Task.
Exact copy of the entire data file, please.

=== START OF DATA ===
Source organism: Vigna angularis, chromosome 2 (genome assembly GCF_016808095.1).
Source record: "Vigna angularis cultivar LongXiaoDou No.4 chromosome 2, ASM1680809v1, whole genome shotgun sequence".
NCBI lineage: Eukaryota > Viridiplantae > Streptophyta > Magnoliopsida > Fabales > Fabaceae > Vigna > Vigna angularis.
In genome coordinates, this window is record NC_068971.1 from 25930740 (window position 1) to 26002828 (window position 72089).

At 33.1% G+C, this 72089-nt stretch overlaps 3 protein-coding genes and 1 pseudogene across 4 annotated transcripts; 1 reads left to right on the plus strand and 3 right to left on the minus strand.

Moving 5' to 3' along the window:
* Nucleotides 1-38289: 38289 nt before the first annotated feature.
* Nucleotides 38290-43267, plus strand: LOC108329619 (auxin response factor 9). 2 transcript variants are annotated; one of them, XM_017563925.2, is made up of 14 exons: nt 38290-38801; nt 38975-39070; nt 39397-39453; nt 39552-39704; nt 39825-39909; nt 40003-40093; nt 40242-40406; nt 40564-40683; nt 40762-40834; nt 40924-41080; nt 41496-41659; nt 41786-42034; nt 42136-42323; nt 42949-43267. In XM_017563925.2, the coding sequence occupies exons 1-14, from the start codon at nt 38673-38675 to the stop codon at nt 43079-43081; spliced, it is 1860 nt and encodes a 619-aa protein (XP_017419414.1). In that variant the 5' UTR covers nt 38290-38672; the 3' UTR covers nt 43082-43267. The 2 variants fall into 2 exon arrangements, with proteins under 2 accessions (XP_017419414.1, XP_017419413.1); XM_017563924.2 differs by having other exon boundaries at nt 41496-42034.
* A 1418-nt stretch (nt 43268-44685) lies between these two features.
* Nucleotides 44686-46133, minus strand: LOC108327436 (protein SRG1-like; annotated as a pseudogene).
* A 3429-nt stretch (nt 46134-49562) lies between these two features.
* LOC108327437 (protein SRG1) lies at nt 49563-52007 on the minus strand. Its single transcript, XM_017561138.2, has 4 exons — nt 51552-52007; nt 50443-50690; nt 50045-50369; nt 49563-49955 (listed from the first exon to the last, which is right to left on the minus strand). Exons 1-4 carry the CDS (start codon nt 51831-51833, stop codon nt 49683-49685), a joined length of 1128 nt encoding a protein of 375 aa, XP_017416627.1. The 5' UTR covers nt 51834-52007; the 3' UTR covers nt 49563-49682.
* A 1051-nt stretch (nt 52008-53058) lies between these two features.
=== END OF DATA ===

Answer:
Source organism: Vigna angularis, chromosome 2 (genome assembly GCF_016808095.1).
Source record: "Vigna angularis cultivar LongXiaoDou No.4 chromosome 2, ASM1680809v1, whole genome shotgun sequence".
NCBI lineage: Eukaryota > Viridiplantae > Streptophyta > Magnoliopsida > Fabales > Fabaceae > Vigna > Vigna angularis.
In genome coordinates, this window is record NC_068971.1 from 25930740 (window position 1) to 26002828 (window position 72089).

At 33.1% G+C, this 72089-nt stretch overlaps 3 protein-coding genes and 1 pseudogene across 4 annotated transcripts; 1 reads left to right on the plus strand and 3 right to left on the minus strand.

Moving 5' to 3' along the window:
* Nucleotides 1-38289: 38289 nt before the first annotated feature.
* Nucleotides 38290-43267, plus strand: LOC108329619 (auxin response factor 9). 2 transcript variants are annotated; one of them, XM_017563925.2, is made up of 14 exons: nt 38290-38801; nt 38975-39070; nt 39397-39453; nt 39552-39704; nt 39825-39909; nt 40003-40093; nt 40242-40406; nt 40564-40683; nt 40762-40834; nt 40924-41080; nt 41496-41659; nt 41786-42034; nt 42136-42323; nt 42949-43267. In XM_017563925.2, the coding sequence occupies exons 1-14, from the start codon at nt 38673-38675 to the stop codon at nt 43079-43081; spliced, it is 1860 nt and encodes a 619-aa protein (XP_017419414.1). In that variant the 5' UTR covers nt 38290-38672; the 3' UTR covers nt 43082-43267. The 2 variants fall into 2 exon arrangements, with proteins under 2 accessions (XP_017419414.1, XP_017419413.1); XM_017563924.2 differs by having other exon boundaries at nt 41496-42034.
* A 1418-nt stretch (nt 43268-44685) lies between these two features.
* Nucleotides 44686-46133, minus strand: LOC108327436 (protein SRG1-like; annotated as a pseudogene).
* A 3429-nt stretch (nt 46134-49562) lies between these two features.
* LOC108327437 (protein SRG1) lies at nt 49563-52007 on the minus strand. Its single transcript, XM_017561138.2, has 4 exons — nt 51552-52007; nt 50443-50690; nt 50045-50369; nt 49563-49955 (listed from the first exon to the last, which is right to left on the minus strand). Exons 1-4 carry the CDS (start codon nt 51831-51833, stop codon nt 49683-49685), a joined length of 1128 nt encoding a protein of 375 aa, XP_017416627.1. The 5' UTR covers nt 51834-52007; the 3' UTR covers nt 49563-49682.
* A 1051-nt stretch (nt 52008-53058) lies between these two features.